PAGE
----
After a lot of thought and consideration -- I have decided to retire One Foot in Reality and leave it as an Archive. I will still monitor it to keep the trolls at bay, but will not be posting here any longer.

If you are looking for my new posts, please go to www.haroldlshaw.com .

Thank you for all they years of following One Foot In Reality.


Thursday, March 10, 2016

Mud, Mud, Hoarfrost and Mud - Runlog 3-9-16

This post was written for and first appeared on One Foot In Reality.

The unusual weather patterns continue...

Yeah, for my morning run (remember this is still the first part of March in Maine), I ran in shorts, t-shirt and long sleeve tech shirt for my first run it was 46*F - no breeze. Then for my second run I ran in shorts and a sleeveless top, it was 61*F partly cloudy.

Now mind ya, I ain't complaining - perfect running weather on the roads. However, since I prefer down-back's dirt road and running trails when I can, all this great weather is causing the frost to come out of the ground, which results in copious quantities of mud where I like to run.

Or worse on the UMA trail that wonderful thing called hoarfrost. Where parts of the ground are still slightly frozen, but not enough to support your weight. So that when you step on it, you break through - very suddenly - to wherever the ground is more solid or still frozen.

Which makes for some serious problems if you are not paying attention. Especially when you hit a section that looks normal and suddenly you breaking through with each step. If you are a heel striker like I am when I am running faster, it leads to hyper-extended knees, so you do quickly slow down and become a prancer on the ball of foot, shorten up the stride, with the knees never fully extended for a while.

Enough whining how were the runs.


I don't have that devil-may-care attitude when running in the mud, especially when there is still ice in some places too. Which means that I tend to go slower in the muddy sections - along with the idea of slipping, sliding and not being able to toe off all that well, which enforces the slower paces.

Which in reality was a good thing after yesterday's faster treadmill speed session.

The first run down-back with Bennie had some good stretches and when we got on the tar it was not too bad. However, we didn't even try to go over Blake Road, the ice and mud were too much when we started up the hill, so we turned around went over to Bartlett.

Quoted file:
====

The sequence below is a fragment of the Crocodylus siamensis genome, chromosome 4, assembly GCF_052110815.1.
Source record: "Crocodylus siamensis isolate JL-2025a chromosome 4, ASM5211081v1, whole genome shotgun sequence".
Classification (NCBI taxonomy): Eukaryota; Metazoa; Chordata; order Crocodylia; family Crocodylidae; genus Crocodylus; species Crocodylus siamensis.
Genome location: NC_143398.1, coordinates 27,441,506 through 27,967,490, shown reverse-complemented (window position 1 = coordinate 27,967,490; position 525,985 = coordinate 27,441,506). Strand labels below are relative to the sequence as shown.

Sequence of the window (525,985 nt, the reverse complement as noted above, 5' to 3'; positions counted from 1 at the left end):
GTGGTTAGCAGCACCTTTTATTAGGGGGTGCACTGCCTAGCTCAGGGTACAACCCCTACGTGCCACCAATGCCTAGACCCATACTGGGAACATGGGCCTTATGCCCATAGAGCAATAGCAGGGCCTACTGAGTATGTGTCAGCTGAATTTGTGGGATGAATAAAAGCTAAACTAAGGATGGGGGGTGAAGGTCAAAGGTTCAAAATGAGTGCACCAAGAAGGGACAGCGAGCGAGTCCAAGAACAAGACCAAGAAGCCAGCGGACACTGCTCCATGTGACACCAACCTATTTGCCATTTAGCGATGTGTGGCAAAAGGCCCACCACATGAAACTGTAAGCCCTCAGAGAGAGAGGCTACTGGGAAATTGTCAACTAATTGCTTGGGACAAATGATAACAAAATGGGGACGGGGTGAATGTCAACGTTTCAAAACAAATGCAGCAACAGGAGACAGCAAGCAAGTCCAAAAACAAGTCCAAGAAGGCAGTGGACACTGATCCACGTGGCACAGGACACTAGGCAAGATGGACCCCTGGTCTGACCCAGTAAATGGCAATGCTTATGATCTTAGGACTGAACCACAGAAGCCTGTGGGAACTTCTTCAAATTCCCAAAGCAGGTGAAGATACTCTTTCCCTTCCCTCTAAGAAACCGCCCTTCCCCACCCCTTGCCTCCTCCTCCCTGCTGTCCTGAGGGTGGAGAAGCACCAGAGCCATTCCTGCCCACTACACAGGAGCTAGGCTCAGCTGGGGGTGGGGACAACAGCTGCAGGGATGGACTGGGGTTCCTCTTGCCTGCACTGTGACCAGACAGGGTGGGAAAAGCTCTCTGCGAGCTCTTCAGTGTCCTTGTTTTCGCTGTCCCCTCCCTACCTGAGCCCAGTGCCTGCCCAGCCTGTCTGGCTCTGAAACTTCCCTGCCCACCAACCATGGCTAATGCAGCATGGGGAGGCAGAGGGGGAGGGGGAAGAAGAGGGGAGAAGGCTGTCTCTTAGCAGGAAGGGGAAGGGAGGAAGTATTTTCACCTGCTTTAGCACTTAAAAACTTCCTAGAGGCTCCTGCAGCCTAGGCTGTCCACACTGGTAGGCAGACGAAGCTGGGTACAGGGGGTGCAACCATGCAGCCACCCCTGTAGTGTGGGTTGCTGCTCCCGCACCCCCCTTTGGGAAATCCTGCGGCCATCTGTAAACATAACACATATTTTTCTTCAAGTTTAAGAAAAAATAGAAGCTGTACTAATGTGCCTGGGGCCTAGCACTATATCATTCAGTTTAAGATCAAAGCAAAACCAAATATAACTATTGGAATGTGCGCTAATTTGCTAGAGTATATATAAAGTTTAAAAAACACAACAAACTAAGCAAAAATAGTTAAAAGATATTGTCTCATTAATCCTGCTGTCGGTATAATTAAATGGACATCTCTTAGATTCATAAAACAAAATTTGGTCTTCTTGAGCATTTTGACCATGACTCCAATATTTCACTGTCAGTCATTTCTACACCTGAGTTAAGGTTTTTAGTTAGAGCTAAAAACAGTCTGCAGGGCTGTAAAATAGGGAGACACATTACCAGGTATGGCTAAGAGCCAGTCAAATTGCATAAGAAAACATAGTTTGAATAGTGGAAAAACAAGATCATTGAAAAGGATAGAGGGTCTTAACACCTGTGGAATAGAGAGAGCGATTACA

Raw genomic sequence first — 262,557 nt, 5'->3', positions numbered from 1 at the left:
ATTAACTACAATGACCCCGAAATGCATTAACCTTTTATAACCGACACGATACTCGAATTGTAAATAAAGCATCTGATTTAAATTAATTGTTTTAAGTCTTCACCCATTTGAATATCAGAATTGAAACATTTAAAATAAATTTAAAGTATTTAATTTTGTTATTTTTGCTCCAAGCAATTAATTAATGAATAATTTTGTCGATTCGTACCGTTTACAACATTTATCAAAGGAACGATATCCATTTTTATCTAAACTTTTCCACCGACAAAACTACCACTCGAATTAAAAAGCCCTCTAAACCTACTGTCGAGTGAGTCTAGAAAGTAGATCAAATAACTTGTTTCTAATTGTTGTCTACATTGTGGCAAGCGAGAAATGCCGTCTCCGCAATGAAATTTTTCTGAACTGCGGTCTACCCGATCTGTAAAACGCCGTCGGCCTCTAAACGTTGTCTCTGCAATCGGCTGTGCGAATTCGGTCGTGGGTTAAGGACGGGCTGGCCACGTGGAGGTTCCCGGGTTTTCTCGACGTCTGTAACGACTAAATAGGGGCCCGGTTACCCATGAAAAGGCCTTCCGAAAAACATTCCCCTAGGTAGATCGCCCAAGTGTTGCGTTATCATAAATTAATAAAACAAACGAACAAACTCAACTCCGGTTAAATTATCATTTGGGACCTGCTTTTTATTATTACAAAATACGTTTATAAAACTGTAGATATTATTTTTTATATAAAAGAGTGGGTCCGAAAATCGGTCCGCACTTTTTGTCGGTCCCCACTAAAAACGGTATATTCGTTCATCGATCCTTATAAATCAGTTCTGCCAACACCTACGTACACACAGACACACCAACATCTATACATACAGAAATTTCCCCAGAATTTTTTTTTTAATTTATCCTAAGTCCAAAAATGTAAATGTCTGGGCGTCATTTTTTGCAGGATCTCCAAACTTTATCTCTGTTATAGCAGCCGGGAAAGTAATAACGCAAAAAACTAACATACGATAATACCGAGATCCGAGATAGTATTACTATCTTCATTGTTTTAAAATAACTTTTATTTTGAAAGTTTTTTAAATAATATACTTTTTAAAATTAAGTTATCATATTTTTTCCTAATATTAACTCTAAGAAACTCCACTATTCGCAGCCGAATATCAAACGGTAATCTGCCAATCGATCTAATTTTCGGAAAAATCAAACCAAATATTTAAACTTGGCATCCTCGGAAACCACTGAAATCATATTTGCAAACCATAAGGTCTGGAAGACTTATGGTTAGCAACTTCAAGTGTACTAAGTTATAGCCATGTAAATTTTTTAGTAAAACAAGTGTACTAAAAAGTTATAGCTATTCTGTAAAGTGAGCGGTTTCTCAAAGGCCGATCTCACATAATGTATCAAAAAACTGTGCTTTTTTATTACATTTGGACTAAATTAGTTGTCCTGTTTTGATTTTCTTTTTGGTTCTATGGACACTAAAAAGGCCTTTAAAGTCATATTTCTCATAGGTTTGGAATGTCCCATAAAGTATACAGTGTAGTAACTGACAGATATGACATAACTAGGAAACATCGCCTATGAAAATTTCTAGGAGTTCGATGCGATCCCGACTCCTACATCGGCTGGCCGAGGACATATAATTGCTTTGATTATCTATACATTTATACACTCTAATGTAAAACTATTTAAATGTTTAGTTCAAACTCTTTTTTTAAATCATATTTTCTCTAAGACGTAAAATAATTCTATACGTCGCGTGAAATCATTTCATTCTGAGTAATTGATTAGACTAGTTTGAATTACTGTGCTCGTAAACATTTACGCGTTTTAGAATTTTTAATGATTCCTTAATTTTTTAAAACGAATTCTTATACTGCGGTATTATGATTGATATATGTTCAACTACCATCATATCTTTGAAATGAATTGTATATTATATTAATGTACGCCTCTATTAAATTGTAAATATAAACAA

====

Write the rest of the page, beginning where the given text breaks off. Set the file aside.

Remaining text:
The we met Mary on the flat down-back. Yes she is stubborn and was doing a 2.0 mile walk, she will not let a minor inconvenience like a broken wrist slow her down too much - tough lady. Well she got a phone call from the doctor's office and we had to make some decisions right then and there. Not the best place, in the middle of a muddy road, but it got done.

However, once I got going again, whatever ummmpppphhhhfffff I had was gone and we just plugged along to the finish, not pushing at all - as you can see on the Strava graph

Good recovery run, where I got to work on my proprioception

RUN #2

During my lunch (I work 11-8, so my lunch is 3-4), I decided to run on the trails at UMA. Now most of it is groomed trails, well all of it, so most of the time it is pretty easy going, except for the minor hills which are quick hitters. However, today there was still just enough ice on the trails to be tricky and make me walk through those sections.

Then I ran into the hoarfrost sections and damn near hyper-extended my knee (it was on a downhill section where I had started to pick up the pace a little). I slowed down in a hurry and the rest of the run was done at a much gentler pace.

I enjoyed getting back on the trails again and I can see this becoming my regular lunch time run for as long as I have this schedule, it is scenic, has enough challenges to build up the body, but at the same time is easier on the legs than road running all the time.

Thank you everyone for your concern about Mary, she is doing okay, a bit crotchety about not being able to do things she wants to do, when she wants to do them and the uncomfortable at times with the pain, but otherwise doing well.

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